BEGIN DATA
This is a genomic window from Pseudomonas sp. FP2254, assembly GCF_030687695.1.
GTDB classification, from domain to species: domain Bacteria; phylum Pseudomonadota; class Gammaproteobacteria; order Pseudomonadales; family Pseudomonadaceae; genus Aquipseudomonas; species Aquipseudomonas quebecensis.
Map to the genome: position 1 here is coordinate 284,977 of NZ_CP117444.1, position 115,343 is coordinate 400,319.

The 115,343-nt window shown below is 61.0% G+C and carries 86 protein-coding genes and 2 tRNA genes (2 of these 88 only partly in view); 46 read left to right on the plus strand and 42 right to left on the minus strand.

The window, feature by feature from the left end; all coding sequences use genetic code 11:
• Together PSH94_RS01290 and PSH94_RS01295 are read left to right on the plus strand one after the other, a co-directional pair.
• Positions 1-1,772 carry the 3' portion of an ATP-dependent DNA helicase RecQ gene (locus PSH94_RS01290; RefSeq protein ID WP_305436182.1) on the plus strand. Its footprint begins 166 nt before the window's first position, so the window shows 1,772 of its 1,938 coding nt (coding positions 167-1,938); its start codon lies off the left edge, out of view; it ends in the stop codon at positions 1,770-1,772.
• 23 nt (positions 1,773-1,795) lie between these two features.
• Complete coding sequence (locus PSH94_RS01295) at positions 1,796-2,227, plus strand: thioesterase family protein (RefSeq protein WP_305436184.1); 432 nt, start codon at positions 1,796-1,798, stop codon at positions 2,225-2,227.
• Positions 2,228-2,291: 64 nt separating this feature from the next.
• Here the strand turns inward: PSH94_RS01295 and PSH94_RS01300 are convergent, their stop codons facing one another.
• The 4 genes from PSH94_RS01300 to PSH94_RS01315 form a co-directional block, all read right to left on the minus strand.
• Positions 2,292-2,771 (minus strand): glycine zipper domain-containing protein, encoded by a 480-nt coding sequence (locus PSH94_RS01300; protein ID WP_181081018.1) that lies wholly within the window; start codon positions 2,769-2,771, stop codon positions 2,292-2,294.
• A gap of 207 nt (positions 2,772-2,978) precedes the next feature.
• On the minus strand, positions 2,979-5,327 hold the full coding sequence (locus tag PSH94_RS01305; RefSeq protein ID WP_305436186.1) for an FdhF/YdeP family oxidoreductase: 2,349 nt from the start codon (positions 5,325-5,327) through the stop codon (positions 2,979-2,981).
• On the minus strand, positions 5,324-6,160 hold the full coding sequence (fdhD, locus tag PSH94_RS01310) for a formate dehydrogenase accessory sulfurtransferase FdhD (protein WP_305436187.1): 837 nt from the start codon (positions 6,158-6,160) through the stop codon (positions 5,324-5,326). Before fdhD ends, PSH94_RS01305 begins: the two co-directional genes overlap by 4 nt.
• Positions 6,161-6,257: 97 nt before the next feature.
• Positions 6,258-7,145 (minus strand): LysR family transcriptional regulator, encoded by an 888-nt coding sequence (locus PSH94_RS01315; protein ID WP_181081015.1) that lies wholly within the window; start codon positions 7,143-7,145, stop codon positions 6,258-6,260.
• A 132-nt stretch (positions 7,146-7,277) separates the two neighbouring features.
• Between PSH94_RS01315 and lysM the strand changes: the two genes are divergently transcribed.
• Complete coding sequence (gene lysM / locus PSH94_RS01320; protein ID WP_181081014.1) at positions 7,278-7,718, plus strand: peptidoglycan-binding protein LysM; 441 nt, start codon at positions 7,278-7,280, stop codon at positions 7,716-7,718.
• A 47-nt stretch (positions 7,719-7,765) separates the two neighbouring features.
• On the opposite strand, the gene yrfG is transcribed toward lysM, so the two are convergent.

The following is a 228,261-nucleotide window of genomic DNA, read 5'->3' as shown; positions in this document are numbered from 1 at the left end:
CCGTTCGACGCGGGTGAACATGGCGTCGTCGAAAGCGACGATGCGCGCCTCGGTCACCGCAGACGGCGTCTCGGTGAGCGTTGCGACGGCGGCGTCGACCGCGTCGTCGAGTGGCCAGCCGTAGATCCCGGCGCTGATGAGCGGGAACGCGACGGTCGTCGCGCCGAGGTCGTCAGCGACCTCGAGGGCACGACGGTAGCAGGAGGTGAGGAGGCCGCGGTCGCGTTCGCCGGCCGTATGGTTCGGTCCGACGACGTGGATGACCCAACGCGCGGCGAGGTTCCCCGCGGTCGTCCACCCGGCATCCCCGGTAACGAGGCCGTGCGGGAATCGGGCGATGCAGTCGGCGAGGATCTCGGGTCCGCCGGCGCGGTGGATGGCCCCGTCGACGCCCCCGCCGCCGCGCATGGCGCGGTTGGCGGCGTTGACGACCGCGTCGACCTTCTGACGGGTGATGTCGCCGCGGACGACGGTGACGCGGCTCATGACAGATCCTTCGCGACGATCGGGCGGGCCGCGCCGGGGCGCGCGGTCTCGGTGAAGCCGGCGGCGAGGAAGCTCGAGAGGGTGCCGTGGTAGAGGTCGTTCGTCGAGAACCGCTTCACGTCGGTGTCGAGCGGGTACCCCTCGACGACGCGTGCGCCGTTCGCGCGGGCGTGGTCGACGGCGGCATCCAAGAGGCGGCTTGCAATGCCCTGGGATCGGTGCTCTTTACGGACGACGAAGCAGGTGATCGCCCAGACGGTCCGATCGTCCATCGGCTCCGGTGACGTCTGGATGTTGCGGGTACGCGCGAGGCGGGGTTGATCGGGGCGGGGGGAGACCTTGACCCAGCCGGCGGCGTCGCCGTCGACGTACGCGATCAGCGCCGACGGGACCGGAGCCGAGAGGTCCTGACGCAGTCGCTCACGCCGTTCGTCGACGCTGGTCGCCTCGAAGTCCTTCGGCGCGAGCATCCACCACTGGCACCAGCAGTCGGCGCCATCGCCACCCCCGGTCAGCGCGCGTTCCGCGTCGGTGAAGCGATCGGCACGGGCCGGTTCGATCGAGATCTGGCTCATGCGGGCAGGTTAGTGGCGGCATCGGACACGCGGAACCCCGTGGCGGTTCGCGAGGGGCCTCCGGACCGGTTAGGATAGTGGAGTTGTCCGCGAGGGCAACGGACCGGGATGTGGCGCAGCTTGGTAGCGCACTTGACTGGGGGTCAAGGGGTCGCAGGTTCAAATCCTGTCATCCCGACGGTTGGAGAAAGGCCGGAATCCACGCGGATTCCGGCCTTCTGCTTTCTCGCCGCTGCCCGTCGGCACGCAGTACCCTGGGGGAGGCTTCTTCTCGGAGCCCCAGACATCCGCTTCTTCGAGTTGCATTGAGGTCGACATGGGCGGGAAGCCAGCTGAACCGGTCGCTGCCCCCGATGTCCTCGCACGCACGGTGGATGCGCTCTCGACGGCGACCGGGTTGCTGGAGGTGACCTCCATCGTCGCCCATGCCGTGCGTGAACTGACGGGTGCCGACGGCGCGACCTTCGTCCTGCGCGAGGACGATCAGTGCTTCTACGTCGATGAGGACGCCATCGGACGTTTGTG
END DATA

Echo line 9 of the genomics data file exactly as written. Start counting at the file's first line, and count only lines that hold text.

• Complete coding sequence (locus PSH94_RS01295) at positions 1,796-2,227, plus strand: thioesterase family protein (RefSeq protein WP_305436184.1); 432 nt, start codon at positions 1,796-1,798, stop codon at positions 2,225-2,227.